The leaders of this Regiment; COL McMaster, COL Armstrong, LTC Hickey, LTC Gibson, and LTC Reilly embody courage, strength, vision and wisdom. Officers and soldiers alike bristle with the confidence and character of knights in a bygone era. The mission they have accomplished, by means of a unique military operation, stands among the finest military feats to date in Operation Iraqi Freedom, and truly deserves to be studied in military science. This military operation was clean, with little collateral damage, despite the ferocity of the enemy. With the skill and precision of surgeons they dealt with the terrorist cancers in the city without causing unnecessary damage.
God bless this brave Regiment; God bless the families who dedicated these brave men and women. From the bottom of our hearts we thank the families. They have given us something we will never forget. To the families of those who have given their holy blood for our land, we all bow to you in reverence and to the souls of your loved ones. Their sacrifice was not in vain. They are not dead, but alive, and their souls hovering around us every second of every minute. They will never be forgotten for giving their precious lives. They have sacrificed that which is most valuable. We see them in the smile of every child, and in every flower growing in this land. Let America, their families, and the world be proud of their sacrifice for humanity and life.
Finally, no matter how much I write or speak about this brave Regiment, I haven’t the words to describe the courage of its officers and soldiers. I pray to God to grant happiness and health to these legendary heroes and their brave families.
NAJIM ABDULLAH ABID AL-JIBOURI
Mayor of Tall ‘Afar, Ninewa, Iraq
But why didn't the Post print the letter?
I'm reminded of another letter the Washington Post rejected:
Few readers here will forget Robert Stokely's moving tribute to his son Mike. Shortly after we published that the Washington Post ran a piece titled "A Life, Wasted" written by the father of a Marine who was killed in Iraq.This time they had the letter first. I wonder what stopped them?
At the time I recall thinking of the contrast between the two stories - and their placement. Probably nothing better defines the divide between the old guard media and the blogs - I would have published either story here. (In fact, a link to the Washington Post story was included in that day's Dawn Patrol.) But apparently the Post is a bit more choosy in what they present.
It seems Mr Stokely saw that Washington Post column too, and submitted his story to them. They rejected it, explaining "we rarely publish pieces that have been published elsewhere or have been widely circulated." That criteria having been met here, it would seem.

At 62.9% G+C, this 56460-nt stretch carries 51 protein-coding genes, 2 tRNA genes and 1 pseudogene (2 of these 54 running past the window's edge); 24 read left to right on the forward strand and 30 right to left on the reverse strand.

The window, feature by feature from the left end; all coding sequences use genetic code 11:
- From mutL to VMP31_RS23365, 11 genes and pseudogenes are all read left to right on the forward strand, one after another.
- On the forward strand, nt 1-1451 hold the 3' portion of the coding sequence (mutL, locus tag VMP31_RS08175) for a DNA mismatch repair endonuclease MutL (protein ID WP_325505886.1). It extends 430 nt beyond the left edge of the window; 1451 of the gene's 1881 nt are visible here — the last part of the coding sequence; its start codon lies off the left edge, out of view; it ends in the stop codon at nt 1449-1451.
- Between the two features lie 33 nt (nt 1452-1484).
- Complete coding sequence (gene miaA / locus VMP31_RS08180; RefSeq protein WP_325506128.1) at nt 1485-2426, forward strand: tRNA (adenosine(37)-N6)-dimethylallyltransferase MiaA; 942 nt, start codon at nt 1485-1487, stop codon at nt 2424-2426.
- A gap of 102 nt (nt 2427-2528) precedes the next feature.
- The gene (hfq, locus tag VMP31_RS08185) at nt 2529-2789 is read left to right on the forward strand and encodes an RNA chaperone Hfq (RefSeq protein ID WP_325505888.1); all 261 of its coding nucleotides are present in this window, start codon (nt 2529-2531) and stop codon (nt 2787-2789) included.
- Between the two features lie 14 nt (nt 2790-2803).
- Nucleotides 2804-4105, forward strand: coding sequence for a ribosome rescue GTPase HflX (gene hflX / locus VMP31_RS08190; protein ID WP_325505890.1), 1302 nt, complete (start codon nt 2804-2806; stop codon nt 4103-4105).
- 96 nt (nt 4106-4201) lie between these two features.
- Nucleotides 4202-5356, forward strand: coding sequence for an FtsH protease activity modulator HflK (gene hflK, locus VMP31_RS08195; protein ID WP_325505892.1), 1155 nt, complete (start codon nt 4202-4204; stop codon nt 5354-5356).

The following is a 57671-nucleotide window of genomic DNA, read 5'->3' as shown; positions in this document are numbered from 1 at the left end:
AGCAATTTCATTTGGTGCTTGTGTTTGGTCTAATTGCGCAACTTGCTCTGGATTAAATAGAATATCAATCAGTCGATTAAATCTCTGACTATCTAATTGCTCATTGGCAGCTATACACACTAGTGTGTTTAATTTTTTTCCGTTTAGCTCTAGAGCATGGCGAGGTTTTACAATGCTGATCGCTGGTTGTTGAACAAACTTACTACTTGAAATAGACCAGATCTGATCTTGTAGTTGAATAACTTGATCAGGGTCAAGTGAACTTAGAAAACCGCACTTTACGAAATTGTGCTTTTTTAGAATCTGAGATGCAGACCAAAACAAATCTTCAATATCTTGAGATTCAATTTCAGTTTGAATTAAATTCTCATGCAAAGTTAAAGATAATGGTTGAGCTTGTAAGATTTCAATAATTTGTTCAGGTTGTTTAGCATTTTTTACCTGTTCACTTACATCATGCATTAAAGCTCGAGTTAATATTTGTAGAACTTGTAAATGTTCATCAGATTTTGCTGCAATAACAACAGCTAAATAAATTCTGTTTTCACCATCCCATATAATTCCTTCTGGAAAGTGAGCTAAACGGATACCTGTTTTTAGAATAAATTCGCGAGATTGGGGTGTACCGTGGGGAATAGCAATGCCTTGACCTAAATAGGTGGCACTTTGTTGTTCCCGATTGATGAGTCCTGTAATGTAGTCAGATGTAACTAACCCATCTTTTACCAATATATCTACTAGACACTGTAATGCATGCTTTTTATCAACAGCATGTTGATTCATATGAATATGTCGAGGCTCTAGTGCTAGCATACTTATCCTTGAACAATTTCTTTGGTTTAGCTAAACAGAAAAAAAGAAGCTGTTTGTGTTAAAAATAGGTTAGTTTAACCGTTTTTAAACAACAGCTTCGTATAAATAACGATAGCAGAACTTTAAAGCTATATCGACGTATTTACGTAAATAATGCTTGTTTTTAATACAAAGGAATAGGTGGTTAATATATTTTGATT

Update 21 Feb: The New York Post reports the story of the letter.
What concerns me more than the WP handling or more likely mis-handling of this story, is the seeming inability of the US Command Structure to do what its end-customers want to get done. What good can come from annoying our primary supporters in any particular area?
If the 'locals' are pissed because of yet another short-term troop rotation, is that not the BIG story? I understand that forces need to be rotated out, but surely there is some case to be made for a continuing 'officer-corps' to be on permanent station in a CRITICAL Zone. How damaging ot continuity is this continual shuffling of units, and more importantly of command personnel?
I guess what I am asking is; Does the current rotation system actually get the job done or does it merely 'help' the military? Are there any studies on this factor ?Posted by dougf at February 17, 2006 09:23 PM
I see your point, but that's asking quite a lot. I think Col McMaster would be the first to tell youu that he can be replaced - and I don't mean because he's eager to get out.
A bit of an adjustment period will follow. Some elements in the city will likely try to take advantage of that - test the new guys and their relationship with the local authorities, attempt to sow disunity or create mistrust and suspicion. Interesting times may ensue.
Ultimately the Iraqi people will take charge of their destiny - or not. Until then, it's probably best that they don't come to view any specific US military leader as their only hope.Posted by greyhawk at February 17, 2006 10:01 PM
I appreciate the basic post and commentary ... as well as the exchange in the above two comments. All professionally offered without the customary rant I've come to expect on many blogs. The two comments provide food for thought ... there are merits to each. Well done.
WSPosted by Well_Seasoned at February 17, 2006 10:58 PM